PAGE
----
This is a link to Marxist.org’s August Palm (1849-1922) page. Features a biography of the Swedish father of social democracy, as well as five of Palm’s works and two photos.
Marxists.org’s presentation of the Swedish social democratic reformist Hjalmar Branting (1860-1925).
Curiously, marxists.org features no mention of Rudolf Meidner, or even Gosta Rehn.
I think that’s because they have an implicit thesis that I’m going to counter.
(And oh yes, I am going to go all Belinda Robnett on them, and see if I can drag out the Scandinavian women bridge leaders.)
Despite the alarming paucity of Scandinavian social democrat mentions or works, there are 13 distinct (British) social democrat entries in marxists.org. Additionally, here is a link to Marxist.org’s Fabians page. No wonder Anglo-American leftists imagine that social democracy is British, with all the ineffectuality–and indistinguishability from liberalism–that implies!
The Contemporary Anglo-american “Social Democrat” View
Historian Jim Livingston identifies as a social democrat. He does not conceive of social democracy in the way that I think was originally strong in the Scandinavian tradition–where socialism or Marxism is the backbone of social democracy.
Rather, in Livingston’s view, socialism emerges from and complements capitalism. My hypothesis is that for social democratic approach to work, the social democrat cannot see socialism emerging from capitalism, but rather sees socialism historically emerging in the Enlightenment alongside the bourgeois revolution, and then being repressed by the capitalist order.
So Livingston’s not a social democrat in the way that Meidner for example was. For Meidner, markets were not an ideal distribution mechanism to be supported by socialist props; rather, social democracy is a transitional phase to be overcome. The point of a political-economy for Livingston it seems is how to get markets to work, as opposed to the more human-centered Epicurean tradition–how to allocate the flows of pleasures and pains (Marxist economists may not appreciate the hypothesis that Marx’s humanistic base cannot be jettisoned). H1: Effectively, for the Anglo-american social democrat, it comes down to the welfare of markets.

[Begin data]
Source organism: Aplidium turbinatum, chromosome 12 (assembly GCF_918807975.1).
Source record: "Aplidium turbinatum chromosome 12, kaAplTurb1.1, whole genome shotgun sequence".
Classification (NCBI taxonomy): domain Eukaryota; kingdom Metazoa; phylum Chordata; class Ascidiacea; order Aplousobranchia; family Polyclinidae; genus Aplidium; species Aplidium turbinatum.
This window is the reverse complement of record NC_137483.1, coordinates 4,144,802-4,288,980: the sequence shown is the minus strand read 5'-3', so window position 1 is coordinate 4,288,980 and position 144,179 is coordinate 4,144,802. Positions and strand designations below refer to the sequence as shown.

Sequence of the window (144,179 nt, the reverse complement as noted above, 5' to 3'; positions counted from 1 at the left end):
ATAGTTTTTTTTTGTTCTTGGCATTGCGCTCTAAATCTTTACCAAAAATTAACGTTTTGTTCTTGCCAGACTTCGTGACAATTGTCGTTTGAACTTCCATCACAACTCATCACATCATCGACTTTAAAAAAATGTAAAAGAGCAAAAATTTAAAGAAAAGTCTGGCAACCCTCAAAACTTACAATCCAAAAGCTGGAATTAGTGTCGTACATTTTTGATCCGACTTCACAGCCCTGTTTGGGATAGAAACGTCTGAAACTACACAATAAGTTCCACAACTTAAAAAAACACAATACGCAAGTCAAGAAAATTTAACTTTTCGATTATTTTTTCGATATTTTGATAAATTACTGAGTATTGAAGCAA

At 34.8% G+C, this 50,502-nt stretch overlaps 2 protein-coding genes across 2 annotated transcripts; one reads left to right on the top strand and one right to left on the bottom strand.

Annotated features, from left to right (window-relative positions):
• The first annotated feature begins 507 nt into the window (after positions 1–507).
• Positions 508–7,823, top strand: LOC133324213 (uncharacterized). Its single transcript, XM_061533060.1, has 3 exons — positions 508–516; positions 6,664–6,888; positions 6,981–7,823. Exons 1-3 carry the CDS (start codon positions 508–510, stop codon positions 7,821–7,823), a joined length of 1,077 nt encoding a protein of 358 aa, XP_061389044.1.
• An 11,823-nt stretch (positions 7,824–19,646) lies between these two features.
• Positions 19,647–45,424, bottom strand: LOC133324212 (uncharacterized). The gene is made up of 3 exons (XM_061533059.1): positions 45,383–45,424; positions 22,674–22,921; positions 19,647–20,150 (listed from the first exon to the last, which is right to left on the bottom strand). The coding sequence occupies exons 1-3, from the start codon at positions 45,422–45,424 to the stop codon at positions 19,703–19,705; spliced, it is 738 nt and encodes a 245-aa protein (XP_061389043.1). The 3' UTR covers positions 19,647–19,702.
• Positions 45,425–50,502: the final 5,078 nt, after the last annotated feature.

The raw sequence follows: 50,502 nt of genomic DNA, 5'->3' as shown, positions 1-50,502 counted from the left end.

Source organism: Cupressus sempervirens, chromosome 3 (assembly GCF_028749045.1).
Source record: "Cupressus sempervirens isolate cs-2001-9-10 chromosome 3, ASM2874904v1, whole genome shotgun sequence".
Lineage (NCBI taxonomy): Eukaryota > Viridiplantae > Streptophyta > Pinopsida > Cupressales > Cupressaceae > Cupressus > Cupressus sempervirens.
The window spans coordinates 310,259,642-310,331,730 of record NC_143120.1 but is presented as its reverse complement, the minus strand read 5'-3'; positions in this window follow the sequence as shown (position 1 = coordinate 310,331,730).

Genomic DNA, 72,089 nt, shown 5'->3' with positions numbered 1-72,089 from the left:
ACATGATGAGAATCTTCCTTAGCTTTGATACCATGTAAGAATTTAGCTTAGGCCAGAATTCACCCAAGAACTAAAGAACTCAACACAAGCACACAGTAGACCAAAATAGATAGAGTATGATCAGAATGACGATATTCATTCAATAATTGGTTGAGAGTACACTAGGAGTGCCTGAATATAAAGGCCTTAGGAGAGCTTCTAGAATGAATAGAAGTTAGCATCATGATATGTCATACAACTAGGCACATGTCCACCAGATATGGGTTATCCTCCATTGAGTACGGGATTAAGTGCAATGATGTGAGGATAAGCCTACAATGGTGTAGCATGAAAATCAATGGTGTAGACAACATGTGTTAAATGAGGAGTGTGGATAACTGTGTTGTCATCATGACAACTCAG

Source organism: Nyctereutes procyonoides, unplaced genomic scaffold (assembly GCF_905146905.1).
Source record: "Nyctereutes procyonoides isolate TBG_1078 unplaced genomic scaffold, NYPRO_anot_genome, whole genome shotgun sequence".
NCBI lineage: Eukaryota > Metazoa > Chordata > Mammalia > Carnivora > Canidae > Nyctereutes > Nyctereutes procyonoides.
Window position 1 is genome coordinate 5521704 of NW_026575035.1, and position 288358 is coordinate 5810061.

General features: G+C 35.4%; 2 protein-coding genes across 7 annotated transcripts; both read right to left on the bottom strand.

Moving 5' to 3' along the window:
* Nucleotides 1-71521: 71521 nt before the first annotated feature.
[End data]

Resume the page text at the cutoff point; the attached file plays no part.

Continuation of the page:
Livingston has a conception of conservatives, liberals and leftists (He cites both Obama and, by inference, American organized labor as leftist) that sees them all organically recognizing the need to embrace private investment in the mid-to-late 20th century wake of declining US-centered profits, rather than conservatives winning hegemony. Same goes with “the left’s” failure to promote a decoupling of growth & distribution.
I think, like all Anglo “social democrats,” Livingston has an ad hoc, short-range, Anglo-american-centric definition of Leftist, and does not have a valid grasp of what distinguishes the Left transhistorically. He claims that Right thought and Left thought are fluid, structureless, without boundaries. (H3: As distinct from a theory of hegemony and false consciousness.)
But he seems to be a very erudite, nimble, and thorough-going Anglo-american “socdem,” and he provides a stimulating window on a sophisticated version of that perspective. I’m interested because I think Livingston’s influences and assumptions and his formulation of social problems and issues may be quite representative (except in their erudite formulation and more complete logical-causal dissection) of the Anglo-american “social democrat” approach, and studying them is going to help me make certain categorical distinctions.
Livingston has written a highly-recommended history of the Fed (1986), and an unfriendly interpretation of American turn-of-the-20th century populism (1994).